Backcast: Fatherhood, Fly-fishing, and a River Journey Through the Heart of Alaska
By Lou Ureneck
In an attempt to bond with his teenage son, Lou decides to take a ten-day fly-fishing adventure down Alaska's Kanektok River. The unguided and loosely prepared trip gives Lou a chance to reflect on his childhood and the regrettable choices that have led to his crumbling family-life. It is his recent divorce that prompts this trip coupled with his desire to save a failing relationship with his son.
Lou and his son Adam, on the verge of entering college, are confronted with typical Alaskan challenges: territorial brown bears, turbulent weather, a crude map, a lack of provisions, and ordinary fear. Yet, they are also presented with the stunning Alaskan wilderness and spend the majority of their time fishing the clear waters and deep pools scattered along the river catching salmon and char.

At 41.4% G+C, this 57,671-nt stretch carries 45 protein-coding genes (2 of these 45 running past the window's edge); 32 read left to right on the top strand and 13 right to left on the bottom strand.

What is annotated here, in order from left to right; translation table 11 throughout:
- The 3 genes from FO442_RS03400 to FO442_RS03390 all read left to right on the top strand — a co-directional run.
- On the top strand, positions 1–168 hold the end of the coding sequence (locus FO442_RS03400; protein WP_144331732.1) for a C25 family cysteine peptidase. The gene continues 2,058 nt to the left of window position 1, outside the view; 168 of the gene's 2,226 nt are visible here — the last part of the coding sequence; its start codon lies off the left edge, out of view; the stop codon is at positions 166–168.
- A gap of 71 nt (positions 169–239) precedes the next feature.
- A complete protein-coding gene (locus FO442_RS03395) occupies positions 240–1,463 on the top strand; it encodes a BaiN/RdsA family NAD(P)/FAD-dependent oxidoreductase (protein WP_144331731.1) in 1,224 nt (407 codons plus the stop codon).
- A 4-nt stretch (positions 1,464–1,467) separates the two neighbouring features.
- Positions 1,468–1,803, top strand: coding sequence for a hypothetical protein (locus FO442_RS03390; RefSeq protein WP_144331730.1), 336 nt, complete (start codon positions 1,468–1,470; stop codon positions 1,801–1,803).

In Backcast, a National Outdoor Book Award winner, Ureneck knows how to capture the exhilarating feeling of being surrounded by an abundance of breathtaking scenery. He is a skilled storyteller who weaves an engaging narrative beautifully. The selection's title presents us with a dual meaning. Backcast simply indicates a fly-fishing reference but also conceals a deeper meaning - the way the past seems to shape the present. Ureneck's childhood memoir portrays domestic experiences to which the reader can relate and empathize.
Despite his excellent writing ability, Ureneck makes venturing into the wilderness unprepared seem attractive and thrilling. He creates the illusion that ill-equipped travelers can depend on chance and coincidence to lead them to safety instead of respecting and revering nature.
Readers who are looking for a satisfying novel that incorporates the serenity of nature, the patient, technical sport of fly-fishing tangled with a personal, moral struggle can expect to be pleased with Lou Ureneck's Backcast.
Review By Erin Gurry
Rating: 4 out of 5